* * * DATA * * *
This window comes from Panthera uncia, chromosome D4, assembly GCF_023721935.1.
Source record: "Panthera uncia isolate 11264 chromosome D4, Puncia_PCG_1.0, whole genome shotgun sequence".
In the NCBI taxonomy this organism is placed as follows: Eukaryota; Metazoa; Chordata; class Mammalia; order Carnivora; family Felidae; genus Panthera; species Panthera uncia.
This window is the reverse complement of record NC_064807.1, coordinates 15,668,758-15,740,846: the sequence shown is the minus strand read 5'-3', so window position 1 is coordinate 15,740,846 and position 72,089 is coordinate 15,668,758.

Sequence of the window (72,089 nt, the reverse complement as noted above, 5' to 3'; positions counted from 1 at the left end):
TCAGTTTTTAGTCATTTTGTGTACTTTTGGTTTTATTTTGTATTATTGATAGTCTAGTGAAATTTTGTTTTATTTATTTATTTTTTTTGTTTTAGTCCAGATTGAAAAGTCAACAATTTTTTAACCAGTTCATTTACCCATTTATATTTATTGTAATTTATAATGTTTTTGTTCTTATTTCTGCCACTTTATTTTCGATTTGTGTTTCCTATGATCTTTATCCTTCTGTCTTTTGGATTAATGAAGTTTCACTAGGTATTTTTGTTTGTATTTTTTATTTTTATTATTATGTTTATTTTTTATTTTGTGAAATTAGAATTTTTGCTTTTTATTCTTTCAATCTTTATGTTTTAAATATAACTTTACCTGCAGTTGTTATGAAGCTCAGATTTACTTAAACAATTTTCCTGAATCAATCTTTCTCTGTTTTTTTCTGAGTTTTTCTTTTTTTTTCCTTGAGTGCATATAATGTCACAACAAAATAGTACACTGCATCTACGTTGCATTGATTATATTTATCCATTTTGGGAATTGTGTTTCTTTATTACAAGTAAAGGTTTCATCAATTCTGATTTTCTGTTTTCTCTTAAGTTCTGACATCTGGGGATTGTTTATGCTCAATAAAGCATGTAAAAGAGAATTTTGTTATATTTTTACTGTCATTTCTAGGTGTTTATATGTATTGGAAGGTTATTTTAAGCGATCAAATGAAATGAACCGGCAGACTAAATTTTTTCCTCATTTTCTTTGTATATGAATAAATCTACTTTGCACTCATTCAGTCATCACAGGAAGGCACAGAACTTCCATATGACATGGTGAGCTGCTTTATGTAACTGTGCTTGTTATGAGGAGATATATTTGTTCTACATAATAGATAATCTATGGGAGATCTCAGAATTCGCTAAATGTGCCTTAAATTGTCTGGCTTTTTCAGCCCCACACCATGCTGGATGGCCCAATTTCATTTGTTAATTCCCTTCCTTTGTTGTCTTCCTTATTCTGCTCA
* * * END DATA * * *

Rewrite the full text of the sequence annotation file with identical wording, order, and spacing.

This window comes from Panthera uncia, chromosome D4, assembly GCF_023721935.1.
Source record: "Panthera uncia isolate 11264 chromosome D4, Puncia_PCG_1.0, whole genome shotgun sequence".
In the NCBI taxonomy this organism is placed as follows: Eukaryota; Metazoa; Chordata; class Mammalia; order Carnivora; family Felidae; genus Panthera; species Panthera uncia.
This window is the reverse complement of record NC_064807.1, coordinates 15,668,758-15,740,846: the sequence shown is the minus strand read 5'-3', so window position 1 is coordinate 15,740,846 and position 72,089 is coordinate 15,668,758.

Sequence of the window (72,089 nt, the reverse complement as noted above, 5' to 3'; positions counted from 1 at the left end):
TCAGTTTTTAGTCATTTTGTGTACTTTTGGTTTTATTTTGTATTATTGATAGTCTAGTGAAATTTTGTTTTATTTATTTATTTTTTTTGTTTTAGTCCAGATTGAAAAGTCAACAATTTTTTAACCAGTTCATTTACCCATTTATATTTATTGTAATTTATAATGTTTTTGTTCTTATTTCTGCCACTTTATTTTCGATTTGTGTTTCCTATGATCTTTATCCTTCTGTCTTTTGGATTAATGAAGTTTCACTAGGTATTTTTGTTTGTATTTTTTATTTTTATTATTATGTTTATTTTTTATTTTGTGAAATTAGAATTTTTGCTTTTTATTCTTTCAATCTTTATGTTTTAAATATAACTTTACCTGCAGTTGTTATGAAGCTCAGATTTACTTAAACAATTTTCCTGAATCAATCTTTCTCTGTTTTTTTCTGAGTTTTTCTTTTTTTTTCCTTGAGTGCATATAATGTCACAACAAAATAGTACACTGCATCTACGTTGCATTGATTATATTTATCCATTTTGGGAATTGTGTTTCTTTATTACAAGTAAAGGTTTCATCAATTCTGATTTTCTGTTTTCTCTTAAGTTCTGACATCTGGGGATTGTTTATGCTCAATAAAGCATGTAAAAGAGAATTTTGTTATATTTTTACTGTCATTTCTAGGTGTTTATATGTATTGGAAGGTTATTTTAAGCGATCAAATGAAATGAACCGGCAGACTAAATTTTTTCCTCATTTTCTTTGTATATGAATAAATCTACTTTGCACTCATTCAGTCATCACAGGAAGGCACAGAACTTCCATATGACATGGTGAGCTGCTTTATGTAACTGTGCTTGTTATGAGGAGATATATTTGTTCTACATAATAGATAATCTATGGGAGATCTCAGAATTCGCTAAATGTGCCTTAAATTGTCTGGCTTTTTCAGCCCCACACCATGCTGGATGGCCCAATTTCATTTGTTAATTCCCTTCCTTTGTTGTCTTCCTTATTCTGCTCA